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A Meeting of the Minds


As part of Burke Rehabilitation Center’s continued centennial celebration the hospital and research community and invited guests gathered October 9 - 10, 2015 for the Burke Centennial Neurorehabilitation Symposium: A Meeting of the Minds – Leading Rehabilitation Research into the Future. Dr. George D. Yancopoulos the founding scientist, president, and chief scientific officer of Regeneron Laboratories delivered the keynote address, The Building of a Better Biotech Company: the story of Regeneron.

Neuroscientists, neurologists and rehabilitation specialists from Burke Medical Research Institute; Burke Rehabilitation Hospital; Weill Cornell Medical College; Georgetown University; Massachusetts Institute of Technology; Harvard University; University of California, Irvine Medical Center; University of California, Los Angeles; Rancho Los Amigos National Rehabilitation Center; Neural Stem Cell Institute; Regeneron Laboratories; Biogen; and Acorda Theraputics presented at the symposium across three sessions: The Science of Neural RepairClinical Opportunities in Neurorehilitation, and The Future of Neurorehabilitation.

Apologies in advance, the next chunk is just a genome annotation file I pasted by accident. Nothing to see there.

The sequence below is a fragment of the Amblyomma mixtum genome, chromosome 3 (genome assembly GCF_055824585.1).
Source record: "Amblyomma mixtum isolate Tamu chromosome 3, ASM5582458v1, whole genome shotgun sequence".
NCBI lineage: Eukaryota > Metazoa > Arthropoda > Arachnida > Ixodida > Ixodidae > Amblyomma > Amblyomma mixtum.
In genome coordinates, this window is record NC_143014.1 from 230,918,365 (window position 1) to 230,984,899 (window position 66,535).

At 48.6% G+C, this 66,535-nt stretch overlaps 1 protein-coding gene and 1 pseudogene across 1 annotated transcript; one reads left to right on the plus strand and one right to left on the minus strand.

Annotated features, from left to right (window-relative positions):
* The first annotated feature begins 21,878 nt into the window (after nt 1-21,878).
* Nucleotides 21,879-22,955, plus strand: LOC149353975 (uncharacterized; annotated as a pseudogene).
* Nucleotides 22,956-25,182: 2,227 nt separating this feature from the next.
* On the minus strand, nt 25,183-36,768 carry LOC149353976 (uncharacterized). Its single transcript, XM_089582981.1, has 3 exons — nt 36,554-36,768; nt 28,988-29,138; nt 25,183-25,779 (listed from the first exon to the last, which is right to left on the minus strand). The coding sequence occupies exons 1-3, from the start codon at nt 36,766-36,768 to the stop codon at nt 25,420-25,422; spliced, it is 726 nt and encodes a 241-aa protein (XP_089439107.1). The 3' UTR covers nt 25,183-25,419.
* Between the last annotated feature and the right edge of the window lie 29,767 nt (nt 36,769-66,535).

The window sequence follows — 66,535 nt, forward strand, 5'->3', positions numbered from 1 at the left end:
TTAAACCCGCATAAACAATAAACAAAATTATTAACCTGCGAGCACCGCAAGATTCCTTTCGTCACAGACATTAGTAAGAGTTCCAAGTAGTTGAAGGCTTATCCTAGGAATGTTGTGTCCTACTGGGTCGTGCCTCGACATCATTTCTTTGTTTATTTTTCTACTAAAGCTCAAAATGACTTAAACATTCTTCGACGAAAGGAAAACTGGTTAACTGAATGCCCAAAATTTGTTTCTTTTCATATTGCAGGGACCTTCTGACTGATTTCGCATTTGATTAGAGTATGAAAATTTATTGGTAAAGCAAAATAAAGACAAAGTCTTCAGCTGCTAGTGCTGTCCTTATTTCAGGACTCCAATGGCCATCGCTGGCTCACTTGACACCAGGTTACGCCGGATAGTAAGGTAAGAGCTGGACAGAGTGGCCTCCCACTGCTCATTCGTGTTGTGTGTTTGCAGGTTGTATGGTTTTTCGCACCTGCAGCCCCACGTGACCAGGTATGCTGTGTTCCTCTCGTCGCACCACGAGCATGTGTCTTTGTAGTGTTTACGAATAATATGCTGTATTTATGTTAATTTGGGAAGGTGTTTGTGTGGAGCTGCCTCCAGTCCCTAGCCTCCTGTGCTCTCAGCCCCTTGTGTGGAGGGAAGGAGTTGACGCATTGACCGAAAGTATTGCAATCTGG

Insightful, forward-looking presentation topics focused on neurological conditions, neuroscience research and therapeutic treatments including vision loss, diabetes, traumatic brain injuries, spinal cord injures, dementia, stroke, Parkinson’s disease, neural stem cells, non-invasive brain stimulation, robotics, brain-computer interfaces, nutrition and drug discovery.

“This celebratory symposium represented an opportunity to retrace some of our biggest and most impactful steps, to share our current capacities for clinical care, teaching and research, and, along with some of our most esteemed colleagues, to collectively chart a vision toward the future—a future where neurological disability can be cured,” said Rajiv R. Ratan M.D., Ph.D., executive director of the Burke Medical Research Institute.


Conditions & Recovery

Motor Recovery Icon
Write and walk again.
Vision Recovery icon
See better.
Stroke icon
Stroke is the leading cause of disability in the U.S.
Spinal Cord Injury icon
Around the world, between 300,000 and 500,000 people are living with a SCI.
Traumatic Brain Injury icon
In the U.S., over 5.3 million adults and children live with TBI.
Retinal Degenerative Diseases icon
These will double by 2050.